Are you afraid of small holes, confined spaces, or even needles? These fears are in fact, specific phobias. Specific phobias refer to any irrational fear of a particular stimulus that causes anxious feelings, psychological distress and avoidance behaviors. Research found that specific phobias are actually the third most prevalent mental illnesses in the world, and that roughly one-third of young adults show symptoms of at least one specific phobia.
So, what exactly are these phobias? What are their causes? Find out fun facts about the 7 most common phobias with us below.
Ever felt disgusted or queasy when looking at images of harmless holes? It can be explained by Trypophobia which is the fear of surfaces crammed with small holes. Although it is a common specific phobia, research revealed that people are actually not afraid of the holes. Images of clustered holes trigger discomfort because they share similar visual characteristics with poisonous animals, and hence results in unconscious fear.
What’s more, another study pointed out that trypophobia might as well be an evolutionary response. As the closely-packed holes look similar to parasites and infectious diseases like skin-transmitted pathogens, fears for holes could be our natural response to protect us against potential harm and diseases.
Ever had terrible butterflies before entering a lift in fear of being “trapped”? Claustrophobia is known as the fear of confined space, particularly enclosed places with limited space. People with claustrophobia may feel panicky and anxious while staying in a confined space. For more severe cases, it is not uncommon for people with claustrophobia to actively avoid confined spaces, including lift, airplane and crowded train.
Interestingly, past research suggested that claustrophobia is associated with a genetic influence. Psychologists came to such a conclusion after conducting an experiment on rats to find that those lacking a gene called GPM6A tend to be more stressed and panicky when placed in a small house.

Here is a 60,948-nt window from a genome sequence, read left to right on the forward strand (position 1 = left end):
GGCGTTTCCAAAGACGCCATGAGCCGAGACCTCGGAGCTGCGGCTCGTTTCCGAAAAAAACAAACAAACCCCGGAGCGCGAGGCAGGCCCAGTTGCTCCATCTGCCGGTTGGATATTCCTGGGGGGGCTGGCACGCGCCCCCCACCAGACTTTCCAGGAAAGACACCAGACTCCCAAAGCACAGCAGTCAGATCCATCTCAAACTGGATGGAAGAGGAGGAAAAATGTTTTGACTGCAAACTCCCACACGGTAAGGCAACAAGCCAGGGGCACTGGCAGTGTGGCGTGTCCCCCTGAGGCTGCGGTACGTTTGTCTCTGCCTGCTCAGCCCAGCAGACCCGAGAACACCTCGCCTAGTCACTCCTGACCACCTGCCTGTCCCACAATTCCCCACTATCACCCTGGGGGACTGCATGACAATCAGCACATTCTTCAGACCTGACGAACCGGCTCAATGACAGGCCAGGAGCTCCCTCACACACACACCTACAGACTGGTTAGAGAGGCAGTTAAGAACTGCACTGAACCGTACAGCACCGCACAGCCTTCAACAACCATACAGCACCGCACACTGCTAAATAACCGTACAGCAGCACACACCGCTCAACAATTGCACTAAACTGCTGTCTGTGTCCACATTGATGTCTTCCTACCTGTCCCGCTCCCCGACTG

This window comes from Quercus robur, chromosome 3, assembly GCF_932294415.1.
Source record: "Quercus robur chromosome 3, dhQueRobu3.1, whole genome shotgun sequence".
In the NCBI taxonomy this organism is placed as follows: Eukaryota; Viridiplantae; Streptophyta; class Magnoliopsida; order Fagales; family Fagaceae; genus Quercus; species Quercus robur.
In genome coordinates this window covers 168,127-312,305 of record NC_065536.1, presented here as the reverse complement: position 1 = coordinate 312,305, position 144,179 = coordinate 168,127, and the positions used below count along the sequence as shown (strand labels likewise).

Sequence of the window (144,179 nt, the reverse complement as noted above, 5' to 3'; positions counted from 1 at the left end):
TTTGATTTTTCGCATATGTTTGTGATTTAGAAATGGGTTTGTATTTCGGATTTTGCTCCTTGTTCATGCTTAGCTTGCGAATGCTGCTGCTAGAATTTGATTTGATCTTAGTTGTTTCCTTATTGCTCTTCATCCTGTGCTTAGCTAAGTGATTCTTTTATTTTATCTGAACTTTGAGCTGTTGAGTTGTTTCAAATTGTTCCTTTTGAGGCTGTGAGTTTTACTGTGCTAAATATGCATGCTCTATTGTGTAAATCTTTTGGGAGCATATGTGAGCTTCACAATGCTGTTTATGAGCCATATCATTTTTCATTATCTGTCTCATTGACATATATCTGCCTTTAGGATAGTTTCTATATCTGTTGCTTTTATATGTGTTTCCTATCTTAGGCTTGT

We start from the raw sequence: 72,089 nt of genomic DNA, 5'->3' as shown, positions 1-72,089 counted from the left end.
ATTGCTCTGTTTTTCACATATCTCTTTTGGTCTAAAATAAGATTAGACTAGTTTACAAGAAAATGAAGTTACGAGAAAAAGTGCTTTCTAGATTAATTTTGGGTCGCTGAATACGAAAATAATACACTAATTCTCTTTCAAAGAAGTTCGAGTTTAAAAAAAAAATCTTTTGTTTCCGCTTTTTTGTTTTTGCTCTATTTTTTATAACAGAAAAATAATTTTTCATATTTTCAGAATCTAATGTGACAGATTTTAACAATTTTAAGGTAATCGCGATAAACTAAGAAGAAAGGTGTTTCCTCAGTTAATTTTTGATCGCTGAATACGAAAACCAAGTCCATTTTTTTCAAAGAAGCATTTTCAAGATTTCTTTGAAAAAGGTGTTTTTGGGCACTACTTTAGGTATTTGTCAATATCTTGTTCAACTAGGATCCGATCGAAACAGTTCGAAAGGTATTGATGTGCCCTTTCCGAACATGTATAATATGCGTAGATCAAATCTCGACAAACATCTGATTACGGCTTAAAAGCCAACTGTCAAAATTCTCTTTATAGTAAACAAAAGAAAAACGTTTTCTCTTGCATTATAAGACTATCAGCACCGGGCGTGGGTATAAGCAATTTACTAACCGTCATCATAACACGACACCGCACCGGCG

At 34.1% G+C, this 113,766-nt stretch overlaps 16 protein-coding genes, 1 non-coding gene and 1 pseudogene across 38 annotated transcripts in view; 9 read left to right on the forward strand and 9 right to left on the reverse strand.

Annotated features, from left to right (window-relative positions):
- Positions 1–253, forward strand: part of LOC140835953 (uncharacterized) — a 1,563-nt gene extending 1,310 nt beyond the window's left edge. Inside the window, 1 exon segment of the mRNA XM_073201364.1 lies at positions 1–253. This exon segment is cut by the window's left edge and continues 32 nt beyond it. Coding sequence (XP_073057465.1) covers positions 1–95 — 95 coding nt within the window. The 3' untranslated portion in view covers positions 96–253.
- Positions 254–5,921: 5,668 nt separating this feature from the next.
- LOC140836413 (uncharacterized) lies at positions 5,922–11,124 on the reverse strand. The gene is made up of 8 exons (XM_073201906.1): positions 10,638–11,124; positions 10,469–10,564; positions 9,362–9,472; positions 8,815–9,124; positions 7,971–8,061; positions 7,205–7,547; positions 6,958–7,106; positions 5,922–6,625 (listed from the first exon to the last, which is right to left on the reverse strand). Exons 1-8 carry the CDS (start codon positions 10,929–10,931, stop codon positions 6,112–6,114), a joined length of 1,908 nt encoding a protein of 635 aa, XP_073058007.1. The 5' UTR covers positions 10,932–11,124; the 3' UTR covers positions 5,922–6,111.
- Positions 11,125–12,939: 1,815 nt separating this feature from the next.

We just mentioned “rats” in the last paragraph — did thinking about them make you uncomfortable? Musophobia refers to the irrational fear of mice. Like arachnophobia (phobia of spiders), musophobia is classified as an animal-type specific phobia in the Diagnostic and Statistical Manual of Mental Disorders, Fifth Edition (DSM-5). Research suggested that while musophobic individuals find mice dirty and disgusting or even avoid looking at images containing mice, they may also be afraid of rodents, such as hamsters and guinea pigs.
Research pointed out that musophobia is caused by various reasons, including exposure to negative information about mice (e.g. being taught that mice spread germs), and unpleasant encounters with mice in the past (e.g. being bitten by a mouse).
Have you heard of “spider trauma”? Arachnophobia, is simply put, the fear of spiders. People with this specific phobia have an intense fear and show avoidance of spiders and images of spiders.
Arachnophobia is likely linked with levels of disgust sensitivity. In particular, psychologists found that spider phobic participants generally show stronger disgust sensitivity compared to those without the phobia, implying that spider phobia may have strong associations with high disgust sensitivity. Whereas seeing heroes like Spider-Man on the big screen might help ease the fear of insect phobia, research suggested that arachnophobia has genetic influences — mothers of people with arachnophobia are usually spider-phobic.